Any sailor knows that being in the service involves maintaining a veritable wardrobe of diverse uniforms for various contingencies and conditions, and that sartorial fact of Navy life was as true for the stalwart jack-tars of old as it is today. These paintings, which interchangeably mount in the slot-sided frame at center, are believed to date from the 1830s to 1840s and to have been used on a U.S. Navy ship to indicate the Uniform of the Day. The sign would have been hung outside the captain’s cabin.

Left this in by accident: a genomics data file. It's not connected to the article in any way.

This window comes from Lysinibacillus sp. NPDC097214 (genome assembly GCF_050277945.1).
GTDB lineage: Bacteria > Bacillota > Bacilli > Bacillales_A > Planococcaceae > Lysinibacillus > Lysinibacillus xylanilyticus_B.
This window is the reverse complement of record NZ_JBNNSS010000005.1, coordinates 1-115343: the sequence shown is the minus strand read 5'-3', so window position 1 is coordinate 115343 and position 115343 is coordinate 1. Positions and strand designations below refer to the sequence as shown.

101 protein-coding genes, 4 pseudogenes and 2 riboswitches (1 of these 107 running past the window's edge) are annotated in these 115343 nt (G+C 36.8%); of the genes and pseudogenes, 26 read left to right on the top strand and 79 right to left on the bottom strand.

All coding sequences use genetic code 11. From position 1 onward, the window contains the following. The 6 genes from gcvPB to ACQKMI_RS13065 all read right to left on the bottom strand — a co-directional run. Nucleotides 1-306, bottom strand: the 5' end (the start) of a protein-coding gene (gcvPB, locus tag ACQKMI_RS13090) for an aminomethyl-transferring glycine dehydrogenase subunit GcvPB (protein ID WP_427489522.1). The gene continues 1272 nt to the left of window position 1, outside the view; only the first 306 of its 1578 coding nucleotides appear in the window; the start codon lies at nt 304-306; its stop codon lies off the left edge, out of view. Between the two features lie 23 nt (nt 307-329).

This unusual collection of functional naval art, a gift to the U.S. Naval Academy Museum, came from the estate of famed Old Navy Captain John “Mad Jack” Percival, who circumnavigated the globe in the frigate Constitution (her only circumnavigation ever) in 1844–46. Did this Uniform-of-the-Day set actually hang on Old Ironsides? It’s possible, even likely, as she was Mad Jack’s main command during the period in question.
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